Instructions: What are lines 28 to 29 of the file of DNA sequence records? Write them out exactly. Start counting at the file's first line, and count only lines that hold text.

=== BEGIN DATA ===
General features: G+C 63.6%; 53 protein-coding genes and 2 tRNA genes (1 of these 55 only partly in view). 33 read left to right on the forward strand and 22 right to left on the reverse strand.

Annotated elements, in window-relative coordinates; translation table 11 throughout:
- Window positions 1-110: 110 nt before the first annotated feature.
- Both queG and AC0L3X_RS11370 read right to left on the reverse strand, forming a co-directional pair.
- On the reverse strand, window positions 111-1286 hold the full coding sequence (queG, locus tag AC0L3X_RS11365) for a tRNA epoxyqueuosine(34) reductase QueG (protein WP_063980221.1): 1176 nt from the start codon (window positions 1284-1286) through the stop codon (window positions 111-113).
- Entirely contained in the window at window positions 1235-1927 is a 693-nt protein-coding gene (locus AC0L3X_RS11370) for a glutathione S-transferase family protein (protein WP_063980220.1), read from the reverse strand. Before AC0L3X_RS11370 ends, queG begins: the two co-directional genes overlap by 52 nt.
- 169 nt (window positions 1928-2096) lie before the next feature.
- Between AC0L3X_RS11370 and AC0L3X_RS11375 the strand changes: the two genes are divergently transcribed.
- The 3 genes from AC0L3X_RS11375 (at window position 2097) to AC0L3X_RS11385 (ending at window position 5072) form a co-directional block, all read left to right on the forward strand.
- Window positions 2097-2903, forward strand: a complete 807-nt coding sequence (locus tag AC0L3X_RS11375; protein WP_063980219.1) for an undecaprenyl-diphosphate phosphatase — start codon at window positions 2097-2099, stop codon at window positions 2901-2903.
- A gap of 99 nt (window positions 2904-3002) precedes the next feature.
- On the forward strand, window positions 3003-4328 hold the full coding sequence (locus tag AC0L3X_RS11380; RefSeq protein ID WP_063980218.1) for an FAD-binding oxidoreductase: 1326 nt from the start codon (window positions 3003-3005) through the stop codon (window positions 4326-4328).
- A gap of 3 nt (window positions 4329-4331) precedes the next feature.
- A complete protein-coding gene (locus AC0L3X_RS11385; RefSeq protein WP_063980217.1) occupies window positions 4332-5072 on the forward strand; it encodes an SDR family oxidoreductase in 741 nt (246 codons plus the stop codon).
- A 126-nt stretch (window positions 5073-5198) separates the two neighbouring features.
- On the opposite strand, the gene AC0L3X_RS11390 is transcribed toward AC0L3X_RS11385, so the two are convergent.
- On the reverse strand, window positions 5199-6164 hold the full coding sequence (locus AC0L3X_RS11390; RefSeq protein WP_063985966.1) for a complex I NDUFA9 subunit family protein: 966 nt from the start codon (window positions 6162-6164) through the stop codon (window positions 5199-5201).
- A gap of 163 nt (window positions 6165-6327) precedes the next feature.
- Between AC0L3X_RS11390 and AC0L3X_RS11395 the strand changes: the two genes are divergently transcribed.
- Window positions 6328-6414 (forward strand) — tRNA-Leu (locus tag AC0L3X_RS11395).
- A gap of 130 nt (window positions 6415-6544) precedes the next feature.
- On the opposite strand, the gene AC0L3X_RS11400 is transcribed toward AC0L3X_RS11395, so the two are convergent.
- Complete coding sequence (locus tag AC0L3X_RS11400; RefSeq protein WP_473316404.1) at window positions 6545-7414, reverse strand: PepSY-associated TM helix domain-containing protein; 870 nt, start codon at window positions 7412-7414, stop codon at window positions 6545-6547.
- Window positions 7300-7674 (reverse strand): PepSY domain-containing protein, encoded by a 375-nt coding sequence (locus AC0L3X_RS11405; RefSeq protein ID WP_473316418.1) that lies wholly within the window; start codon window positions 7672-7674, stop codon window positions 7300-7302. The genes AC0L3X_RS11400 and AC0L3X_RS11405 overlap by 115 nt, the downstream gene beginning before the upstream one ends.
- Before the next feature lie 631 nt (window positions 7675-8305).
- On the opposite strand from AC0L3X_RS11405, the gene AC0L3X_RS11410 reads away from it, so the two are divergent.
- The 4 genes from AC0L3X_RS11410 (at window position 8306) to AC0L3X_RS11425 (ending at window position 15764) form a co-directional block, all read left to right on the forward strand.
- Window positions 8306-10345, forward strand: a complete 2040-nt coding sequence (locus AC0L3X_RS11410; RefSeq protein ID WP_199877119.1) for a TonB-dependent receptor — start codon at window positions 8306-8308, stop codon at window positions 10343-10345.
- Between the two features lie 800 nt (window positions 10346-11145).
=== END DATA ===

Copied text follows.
- Window positions 8306-10345, forward strand: a complete 2040-nt coding sequence (locus AC0L3X_RS11410; RefSeq protein ID WP_199877119.1) for a TonB-dependent receptor — start codon at window positions 8306-8308, stop codon at window positions 10343-10345.
- Between the two features lie 800 nt (window positions 10346-11145).